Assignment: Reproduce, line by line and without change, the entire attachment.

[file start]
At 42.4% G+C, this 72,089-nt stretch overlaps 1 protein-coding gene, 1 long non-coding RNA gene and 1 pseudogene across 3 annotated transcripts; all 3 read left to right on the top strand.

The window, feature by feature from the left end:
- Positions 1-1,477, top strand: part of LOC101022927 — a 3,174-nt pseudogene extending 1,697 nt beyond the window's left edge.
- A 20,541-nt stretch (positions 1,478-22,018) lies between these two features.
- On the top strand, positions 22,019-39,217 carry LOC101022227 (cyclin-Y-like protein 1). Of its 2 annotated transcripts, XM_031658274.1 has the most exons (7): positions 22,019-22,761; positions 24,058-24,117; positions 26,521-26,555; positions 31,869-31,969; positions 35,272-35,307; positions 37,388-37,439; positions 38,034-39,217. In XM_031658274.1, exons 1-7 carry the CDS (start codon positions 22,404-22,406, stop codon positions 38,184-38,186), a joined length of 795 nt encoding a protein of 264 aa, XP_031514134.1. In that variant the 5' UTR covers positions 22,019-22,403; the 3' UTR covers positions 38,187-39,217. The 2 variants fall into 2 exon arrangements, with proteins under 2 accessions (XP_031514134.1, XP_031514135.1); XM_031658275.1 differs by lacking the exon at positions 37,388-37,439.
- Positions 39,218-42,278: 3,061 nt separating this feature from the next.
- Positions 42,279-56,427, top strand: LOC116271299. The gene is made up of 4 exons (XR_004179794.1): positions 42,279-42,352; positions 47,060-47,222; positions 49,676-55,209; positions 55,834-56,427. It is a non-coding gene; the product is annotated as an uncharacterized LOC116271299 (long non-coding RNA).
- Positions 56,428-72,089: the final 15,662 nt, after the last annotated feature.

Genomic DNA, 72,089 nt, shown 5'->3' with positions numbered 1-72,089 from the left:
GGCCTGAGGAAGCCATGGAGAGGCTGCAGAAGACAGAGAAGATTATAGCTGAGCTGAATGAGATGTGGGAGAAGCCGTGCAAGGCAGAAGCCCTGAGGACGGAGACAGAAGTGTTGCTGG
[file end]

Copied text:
At 42.4% G+C, this 72,089-nt stretch overlaps 1 protein-coding gene, 1 long non-coding RNA gene and 1 pseudogene across 3 annotated transcripts; all 3 read left to right on the top strand.

The window, feature by feature from the left end:
- Positions 1-1,477, top strand: part of LOC101022927 — a 3,174-nt pseudogene extending 1,697 nt beyond the window's left edge.
- A 20,541-nt stretch (positions 1,478-22,018) lies between these two features.
- On the top strand, positions 22,019-39,217 carry LOC101022227 (cyclin-Y-like protein 1). Of its 2 annotated transcripts, XM_031658274.1 has the most exons (7): positions 22,019-22,761; positions 24,058-24,117; positions 26,521-26,555; positions 31,869-31,969; positions 35,272-35,307; positions 37,388-37,439; positions 38,034-39,217. In XM_031658274.1, exons 1-7 carry the CDS (start codon positions 22,404-22,406, stop codon positions 38,184-38,186), a joined length of 795 nt encoding a protein of 264 aa, XP_031514134.1. In that variant the 5' UTR covers positions 22,019-22,403; the 3' UTR covers positions 38,187-39,217. The 2 variants fall into 2 exon arrangements, with proteins under 2 accessions (XP_031514134.1, XP_031514135.1); XM_031658275.1 differs by lacking the exon at positions 37,388-37,439.
- Positions 39,218-42,278: 3,061 nt separating this feature from the next.
- Positions 42,279-56,427, top strand: LOC116271299. The gene is made up of 4 exons (XR_004179794.1): positions 42,279-42,352; positions 47,060-47,222; positions 49,676-55,209; positions 55,834-56,427. It is a non-coding gene; the product is annotated as an uncharacterized LOC116271299 (long non-coding RNA).
- Positions 56,428-72,089: the final 15,662 nt, after the last annotated feature.

Genomic DNA, 72,089 nt, shown 5'->3' with positions numbered 1-72,089 from the left:
GGCCTGAGGAAGCCATGGAGAGGCTGCAGAAGACAGAGAAGATTATAGCTGAGCTGAATGAGATGTGGGAGAAGCCGTGCAAGGCAGAAGCCCTGAGGACGGAGACAGAAGTGTTGCTGG